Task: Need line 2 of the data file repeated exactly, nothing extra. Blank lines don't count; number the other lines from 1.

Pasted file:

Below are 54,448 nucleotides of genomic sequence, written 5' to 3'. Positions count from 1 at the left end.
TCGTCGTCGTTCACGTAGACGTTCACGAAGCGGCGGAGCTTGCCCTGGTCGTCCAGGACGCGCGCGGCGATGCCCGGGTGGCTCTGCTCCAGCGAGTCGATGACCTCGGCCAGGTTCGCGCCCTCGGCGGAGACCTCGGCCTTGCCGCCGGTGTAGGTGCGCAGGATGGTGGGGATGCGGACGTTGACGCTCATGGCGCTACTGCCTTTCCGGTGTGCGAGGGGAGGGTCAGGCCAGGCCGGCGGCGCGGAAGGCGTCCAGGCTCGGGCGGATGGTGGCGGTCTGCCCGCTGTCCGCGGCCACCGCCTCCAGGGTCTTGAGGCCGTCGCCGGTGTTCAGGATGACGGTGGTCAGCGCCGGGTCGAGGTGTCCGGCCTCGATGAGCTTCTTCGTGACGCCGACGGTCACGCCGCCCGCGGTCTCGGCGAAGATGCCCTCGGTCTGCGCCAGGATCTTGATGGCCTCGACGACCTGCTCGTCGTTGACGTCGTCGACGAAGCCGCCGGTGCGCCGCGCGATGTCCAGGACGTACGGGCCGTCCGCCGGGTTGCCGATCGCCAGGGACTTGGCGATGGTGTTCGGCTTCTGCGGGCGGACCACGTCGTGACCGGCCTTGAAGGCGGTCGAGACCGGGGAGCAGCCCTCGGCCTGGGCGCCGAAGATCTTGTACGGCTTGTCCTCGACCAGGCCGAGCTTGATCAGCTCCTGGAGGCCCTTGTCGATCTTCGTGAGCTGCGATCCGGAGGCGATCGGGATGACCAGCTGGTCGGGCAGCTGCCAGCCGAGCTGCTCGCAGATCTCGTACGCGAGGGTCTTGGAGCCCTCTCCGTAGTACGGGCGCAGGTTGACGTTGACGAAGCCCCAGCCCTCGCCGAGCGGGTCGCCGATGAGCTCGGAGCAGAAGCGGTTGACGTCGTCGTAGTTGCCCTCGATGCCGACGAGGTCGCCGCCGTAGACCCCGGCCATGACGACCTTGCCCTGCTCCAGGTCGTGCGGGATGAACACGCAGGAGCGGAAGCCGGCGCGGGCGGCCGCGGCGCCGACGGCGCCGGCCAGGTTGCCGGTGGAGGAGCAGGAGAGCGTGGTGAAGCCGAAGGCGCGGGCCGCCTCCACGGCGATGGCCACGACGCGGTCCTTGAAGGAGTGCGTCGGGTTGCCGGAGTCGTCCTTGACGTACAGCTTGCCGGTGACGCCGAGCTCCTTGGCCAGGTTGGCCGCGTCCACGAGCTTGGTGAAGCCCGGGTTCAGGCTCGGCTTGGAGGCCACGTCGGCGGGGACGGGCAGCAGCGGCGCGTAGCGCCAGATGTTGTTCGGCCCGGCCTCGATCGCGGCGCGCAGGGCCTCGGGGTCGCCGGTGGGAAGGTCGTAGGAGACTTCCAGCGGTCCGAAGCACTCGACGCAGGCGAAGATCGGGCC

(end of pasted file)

TCGTCGTCGTTCACGTAGACGTTCACGAAGCGGCGGAGCTTGCCCTGGTCGTCCAGGACGCGCGCGGCGATGCCCGGGTGGCTCTGCTCCAGCGAGTCGATGACCTCGGCCAGGTTCGCGCCCTCGGCGGAGACCTCGGCCTTGCCGCCGGTGTAGGTGCGCAGGATGGTGGGGATGCGGACGTTGACGCTCATGGCGCTACTGCCTTTCCGGTGTGCGAGGGGAGGGTCAGGCCAGGCCGGCGGCGCGGAAGGCGTCCAGGCTCGGGCGGATGGTGGCGGTCTGCCCGCTGTCCGCGGCCACCGCCTCCAGGGTCTTGAGGCCGTCGCCGGTGTTCAGGATGACGGTGGTCAGCGCCGGGTCGAGGTGTCCGGCCTCGATGAGCTTCTTCGTGACGCCGACGGTCACGCCGCCCGCGGTCTCGGCGAAGATGCCCTCGGTCTGCGCCAGGATCTTGATGGCCTCGACGACCTGCTCGTCGTTGACGTCGTCGACGAAGCCGCCGGTGCGCCGCGCGATGTCCAGGACGTACGGGCCGTCCGCCGGGTTGCCGATCGCCAGGGACTTGGCGATGGTGTTCGGCTTCTGCGGGCGGACCACGTCGTGACCGGCCTTGAAGGCGGTCGAGACCGGGGAGCAGCCCTCGGCCTGGGCGCCGAAGATCTTGTACGGCTTGTCCTCGACCAGGCCGAGCTTGATCAGCTCCTGGAGGCCCTTGTCGATCTTCGTGAGCTGCGATCCGGAGGCGATCGGGATGACCAGCTGGTCGGGCAGCTGCCAGCCGAGCTGCTCGCAGATCTCGTACGCGAGGGTCTTGGAGCCCTCTCCGTAGTACGGGCGCAGGTTGACGTTGACGAAGCCCCAGCCCTCGCCGAGCGGGTCGCCGATGAGCTCGGAGCAGAAGCGGTTGACGTCGTCGTAGTTGCCCTCGATGCCGACGAGGTCGCCGCCGTAGACCCCGGCCATGACGACCTTGCCCTGCTCCAGGTCGTGCGGGATGAACACGCAGGAGCGGAAGCCGGCGCGGGCGGCCGCGGCGCCGACGGCGCCGGCCAGGTTGCCGGTGGAGGAGCAGGAGAGCGTGGTGAAGCCGAAGGCGCGGGCCGCCTCCACGGCGATGGCCACGACGCGGTCCTTGAAGGAGTGCGTCGGGTTGCCGGAGTCGTCCTTGACGTACAGCTTGCCGGTGACGCCGAGCTCCTTGGCCAGGTTGGCCGCGTCCACGAGCTTGGTGAAGCCCGGGTTCAGGCTCGGCTTGGAGGCCACGTCGGCGGGGACGGGCAGCAGCGGCGCGTAGCGCCAGATGTTGTTCGGCCCGGCCTCGATCGCGGCGCGCAGGGCCTCGGGGTCGCCGGTGGGAAGGTCGTAGGAGACTTCCAGCGGTCCGAAGCACTCGACGCAGGCGAAGATCGGGCC